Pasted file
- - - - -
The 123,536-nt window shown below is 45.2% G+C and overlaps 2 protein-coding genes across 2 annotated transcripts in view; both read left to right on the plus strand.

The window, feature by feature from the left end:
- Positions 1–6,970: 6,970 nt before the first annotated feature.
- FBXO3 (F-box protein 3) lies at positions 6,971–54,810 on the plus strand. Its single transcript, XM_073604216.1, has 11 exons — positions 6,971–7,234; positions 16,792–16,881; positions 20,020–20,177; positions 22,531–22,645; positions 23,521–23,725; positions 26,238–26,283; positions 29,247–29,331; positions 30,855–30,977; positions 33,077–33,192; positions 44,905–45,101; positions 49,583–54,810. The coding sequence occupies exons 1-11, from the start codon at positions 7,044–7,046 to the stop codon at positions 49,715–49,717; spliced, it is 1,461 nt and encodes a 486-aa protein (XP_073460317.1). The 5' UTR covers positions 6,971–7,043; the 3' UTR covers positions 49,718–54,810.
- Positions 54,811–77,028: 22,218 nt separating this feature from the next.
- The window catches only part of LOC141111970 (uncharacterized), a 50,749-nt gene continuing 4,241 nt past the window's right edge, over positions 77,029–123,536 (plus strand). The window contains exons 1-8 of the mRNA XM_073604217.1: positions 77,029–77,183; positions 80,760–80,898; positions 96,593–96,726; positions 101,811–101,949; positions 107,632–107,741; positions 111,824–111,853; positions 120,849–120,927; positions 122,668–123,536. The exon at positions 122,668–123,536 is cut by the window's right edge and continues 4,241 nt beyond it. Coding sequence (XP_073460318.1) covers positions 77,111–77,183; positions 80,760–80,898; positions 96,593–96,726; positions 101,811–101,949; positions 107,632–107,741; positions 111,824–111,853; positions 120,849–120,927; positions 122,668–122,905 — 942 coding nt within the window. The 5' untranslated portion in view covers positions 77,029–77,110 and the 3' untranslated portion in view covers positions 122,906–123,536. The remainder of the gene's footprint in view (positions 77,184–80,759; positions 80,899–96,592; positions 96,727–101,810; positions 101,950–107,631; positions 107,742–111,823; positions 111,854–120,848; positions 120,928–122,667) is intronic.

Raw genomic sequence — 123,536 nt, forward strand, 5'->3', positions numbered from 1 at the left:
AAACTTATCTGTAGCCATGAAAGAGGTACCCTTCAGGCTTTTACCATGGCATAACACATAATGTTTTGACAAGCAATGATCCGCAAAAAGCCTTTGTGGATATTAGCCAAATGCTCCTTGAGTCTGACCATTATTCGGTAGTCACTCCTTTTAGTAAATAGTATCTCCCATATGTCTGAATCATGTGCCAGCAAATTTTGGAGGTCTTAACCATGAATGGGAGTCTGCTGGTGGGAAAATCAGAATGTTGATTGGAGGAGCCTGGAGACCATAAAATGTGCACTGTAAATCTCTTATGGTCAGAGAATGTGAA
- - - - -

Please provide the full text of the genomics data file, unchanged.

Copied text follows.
The 123,536-nt window shown below is 45.2% G+C and overlaps 2 protein-coding genes across 2 annotated transcripts in view; both read left to right on the plus strand.

The window, feature by feature from the left end:
- Positions 1–6,970: 6,970 nt before the first annotated feature.
- FBXO3 (F-box protein 3) lies at positions 6,971–54,810 on the plus strand. Its single transcript, XM_073604216.1, has 11 exons — positions 6,971–7,234; positions 16,792–16,881; positions 20,020–20,177; positions 22,531–22,645; positions 23,521–23,725; positions 26,238–26,283; positions 29,247–29,331; positions 30,855–30,977; positions 33,077–33,192; positions 44,905–45,101; positions 49,583–54,810. The coding sequence occupies exons 1-11, from the start codon at positions 7,044–7,046 to the stop codon at positions 49,715–49,717; spliced, it is 1,461 nt and encodes a 486-aa protein (XP_073460317.1). The 5' UTR covers positions 6,971–7,043; the 3' UTR covers positions 49,718–54,810.
- Positions 54,811–77,028: 22,218 nt separating this feature from the next.
- The window catches only part of LOC141111970 (uncharacterized), a 50,749-nt gene continuing 4,241 nt past the window's right edge, over positions 77,029–123,536 (plus strand). The window contains exons 1-8 of the mRNA XM_073604217.1: positions 77,029–77,183; positions 80,760–80,898; positions 96,593–96,726; positions 101,811–101,949; positions 107,632–107,741; positions 111,824–111,853; positions 120,849–120,927; positions 122,668–123,536. The exon at positions 122,668–123,536 is cut by the window's right edge and continues 4,241 nt beyond it. Coding sequence (XP_073460318.1) covers positions 77,111–77,183; positions 80,760–80,898; positions 96,593–96,726; positions 101,811–101,949; positions 107,632–107,741; positions 111,824–111,853; positions 120,849–120,927; positions 122,668–122,905 — 942 coding nt within the window. The 5' untranslated portion in view covers positions 77,029–77,110 and the 3' untranslated portion in view covers positions 122,906–123,536. The remainder of the gene's footprint in view (positions 77,184–80,759; positions 80,899–96,592; positions 96,727–101,810; positions 101,950–107,631; positions 107,742–111,823; positions 111,854–120,848; positions 120,928–122,667) is intronic.

Raw genomic sequence — 123,536 nt, forward strand, 5'->3', positions numbered from 1 at the left:
AAACTTATCTGTAGCCATGAAAGAGGTACCCTTCAGGCTTTTACCATGGCATAACACATAATGTTTTGACAAGCAATGATCCGCAAAAAGCCTTTGTGGATATTAGCCAAATGCTCCTTGAGTCTGACCATTATTCGGTAGTCACTCCTTTTAGTAAATAGTATCTCCCATATGTCTGAATCATGTGCCAGCAAATTTTGGAGGTCTTAACCATGAATGGGAGTCTGCTGGTGGGAAAATCAGAATGTTGATTGGAGGAGCCTGGAGACCATAAAATGTGCACTGTAAATCTCTTATGGTCAGAGAATGTGAA